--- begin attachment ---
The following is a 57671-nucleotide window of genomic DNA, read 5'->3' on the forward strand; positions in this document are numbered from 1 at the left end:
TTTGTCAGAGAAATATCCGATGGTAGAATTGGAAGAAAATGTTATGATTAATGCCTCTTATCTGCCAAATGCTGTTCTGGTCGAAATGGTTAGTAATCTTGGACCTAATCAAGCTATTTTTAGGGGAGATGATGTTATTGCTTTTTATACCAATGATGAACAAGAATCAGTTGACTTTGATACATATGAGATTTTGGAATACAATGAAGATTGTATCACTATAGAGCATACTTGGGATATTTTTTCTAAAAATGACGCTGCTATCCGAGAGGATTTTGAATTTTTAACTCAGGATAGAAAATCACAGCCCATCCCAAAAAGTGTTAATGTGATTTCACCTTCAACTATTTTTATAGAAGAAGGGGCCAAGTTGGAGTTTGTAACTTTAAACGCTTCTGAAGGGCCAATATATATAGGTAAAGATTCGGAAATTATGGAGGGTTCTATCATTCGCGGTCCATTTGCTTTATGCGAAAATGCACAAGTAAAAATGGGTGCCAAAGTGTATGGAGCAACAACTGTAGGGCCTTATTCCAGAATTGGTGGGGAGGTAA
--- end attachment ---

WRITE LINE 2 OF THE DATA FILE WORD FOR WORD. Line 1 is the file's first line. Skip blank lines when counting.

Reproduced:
TTTGTCAGAGAAATATCCGATGGTAGAATTGGAAGAAAATGTTATGATTAATGCCTCTTATCTGCCAAATGCTGTTCTGGTCGAAATGGTTAGTAATCTTGGACCTAATCAAGCTATTTTTAGGGGAGATGATGTTATTGCTTTTTATACCAATGATGAACAAGAATCAGTTGACTTTGATACATATGAGATTTTGGAATACAATGAAGATTGTATCACTATAGAGCATACTTGGGATATTTTTTCTAAAAATGACGCTGCTATCCGAGAGGATTTTGAATTTTTAACTCAGGATAGAAAATCACAGCCCATCCCAAAAAGTGTTAATGTGATTTCACCTTCAACTATTTTTATAGAAGAAGGGGCCAAGTTGGAGTTTGTAACTTTAAACGCTTCTGAAGGGCCAATATATATAGGTAAAGATTCGGAAATTATGGAGGGTTCTATCATTCGCGGTCCATTTGCTTTATGCGAAAATGCACAAGTAAAAATGGGTGCCAAAGTGTATGGAGCAACAACTGTAGGGCCTTATTCCAGAATTGGTGGGGAGGTAA